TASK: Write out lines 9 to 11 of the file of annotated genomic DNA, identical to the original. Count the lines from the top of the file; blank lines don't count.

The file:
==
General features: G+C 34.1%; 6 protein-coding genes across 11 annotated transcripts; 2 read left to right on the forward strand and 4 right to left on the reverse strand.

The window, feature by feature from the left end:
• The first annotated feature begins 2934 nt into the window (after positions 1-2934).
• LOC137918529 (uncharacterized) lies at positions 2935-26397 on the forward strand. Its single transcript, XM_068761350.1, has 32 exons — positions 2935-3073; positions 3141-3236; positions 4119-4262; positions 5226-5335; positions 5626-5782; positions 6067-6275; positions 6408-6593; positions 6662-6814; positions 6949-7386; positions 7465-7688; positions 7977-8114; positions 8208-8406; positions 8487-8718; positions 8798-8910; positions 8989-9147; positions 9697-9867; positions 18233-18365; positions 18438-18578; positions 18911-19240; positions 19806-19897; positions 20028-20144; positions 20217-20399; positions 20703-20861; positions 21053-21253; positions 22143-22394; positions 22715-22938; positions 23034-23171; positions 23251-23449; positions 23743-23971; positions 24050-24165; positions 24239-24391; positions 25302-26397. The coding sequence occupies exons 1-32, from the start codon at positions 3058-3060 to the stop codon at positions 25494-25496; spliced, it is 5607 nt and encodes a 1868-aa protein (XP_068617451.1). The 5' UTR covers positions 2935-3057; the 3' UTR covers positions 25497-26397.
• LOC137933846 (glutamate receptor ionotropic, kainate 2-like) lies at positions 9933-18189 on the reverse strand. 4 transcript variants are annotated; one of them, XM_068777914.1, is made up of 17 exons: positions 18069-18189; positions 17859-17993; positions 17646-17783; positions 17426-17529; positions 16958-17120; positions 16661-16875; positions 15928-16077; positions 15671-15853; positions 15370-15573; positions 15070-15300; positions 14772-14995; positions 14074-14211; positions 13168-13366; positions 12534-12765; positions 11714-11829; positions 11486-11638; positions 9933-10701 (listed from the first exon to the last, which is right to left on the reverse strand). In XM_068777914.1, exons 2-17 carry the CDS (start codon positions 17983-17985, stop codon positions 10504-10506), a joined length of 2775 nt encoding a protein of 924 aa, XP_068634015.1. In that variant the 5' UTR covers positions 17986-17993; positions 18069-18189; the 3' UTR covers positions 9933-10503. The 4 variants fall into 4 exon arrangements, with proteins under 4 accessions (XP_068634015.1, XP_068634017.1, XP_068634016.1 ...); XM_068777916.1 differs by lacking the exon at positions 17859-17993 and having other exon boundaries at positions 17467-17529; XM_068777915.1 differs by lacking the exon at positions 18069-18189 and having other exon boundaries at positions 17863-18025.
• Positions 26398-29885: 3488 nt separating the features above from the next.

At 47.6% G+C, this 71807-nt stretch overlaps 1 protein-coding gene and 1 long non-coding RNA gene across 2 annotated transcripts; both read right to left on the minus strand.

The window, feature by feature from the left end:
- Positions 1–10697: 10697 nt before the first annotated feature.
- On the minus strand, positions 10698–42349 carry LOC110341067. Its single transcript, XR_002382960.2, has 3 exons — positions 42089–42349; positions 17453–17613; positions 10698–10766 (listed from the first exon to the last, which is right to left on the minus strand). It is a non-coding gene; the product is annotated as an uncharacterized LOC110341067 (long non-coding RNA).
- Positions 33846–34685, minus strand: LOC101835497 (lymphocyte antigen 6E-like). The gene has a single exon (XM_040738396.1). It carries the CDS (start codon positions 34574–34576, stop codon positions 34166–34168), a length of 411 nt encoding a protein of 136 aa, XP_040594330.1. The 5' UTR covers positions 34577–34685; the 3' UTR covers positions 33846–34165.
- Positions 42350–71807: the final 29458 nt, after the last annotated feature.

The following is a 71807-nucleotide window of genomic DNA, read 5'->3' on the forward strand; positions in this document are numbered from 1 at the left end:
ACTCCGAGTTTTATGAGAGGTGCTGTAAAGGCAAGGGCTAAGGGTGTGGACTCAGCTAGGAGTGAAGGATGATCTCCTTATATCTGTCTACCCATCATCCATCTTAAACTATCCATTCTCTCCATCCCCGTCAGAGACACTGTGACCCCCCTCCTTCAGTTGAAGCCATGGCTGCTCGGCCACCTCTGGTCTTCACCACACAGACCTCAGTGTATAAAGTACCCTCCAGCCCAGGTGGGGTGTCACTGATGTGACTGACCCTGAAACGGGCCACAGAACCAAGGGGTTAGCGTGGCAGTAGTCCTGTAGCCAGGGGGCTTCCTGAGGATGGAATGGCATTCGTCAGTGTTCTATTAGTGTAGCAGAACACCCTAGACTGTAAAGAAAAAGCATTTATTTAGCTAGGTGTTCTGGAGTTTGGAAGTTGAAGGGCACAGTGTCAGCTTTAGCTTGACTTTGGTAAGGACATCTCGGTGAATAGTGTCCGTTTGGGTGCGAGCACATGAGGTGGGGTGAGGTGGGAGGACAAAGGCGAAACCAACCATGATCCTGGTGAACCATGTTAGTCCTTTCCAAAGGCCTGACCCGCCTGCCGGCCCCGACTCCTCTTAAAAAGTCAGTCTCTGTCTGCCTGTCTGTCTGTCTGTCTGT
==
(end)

- Positions 1–10697: 10697 nt before the first annotated feature.
- On the minus strand, positions 10698–42349 carry LOC110341067. Its single transcript, XR_002382960.2, has 3 exons — positions 42089–42349; positions 17453–17613; positions 10698–10766 (listed from the first exon to the last, which is right to left on the minus strand). It is a non-coding gene; the product is annotated as an uncharacterized LOC110341067 (long non-coding RNA).
- Positions 33846–34685, minus strand: LOC101835497 (lymphocyte antigen 6E-like). The gene has a single exon (XM_040738396.1). It carries the CDS (start codon positions 34574–34576, stop codon positions 34166–34168), a length of 411 nt encoding a protein of 136 aa, XP_040594330.1. The 5' UTR covers positions 34577–34685; the 3' UTR covers positions 33846–34165.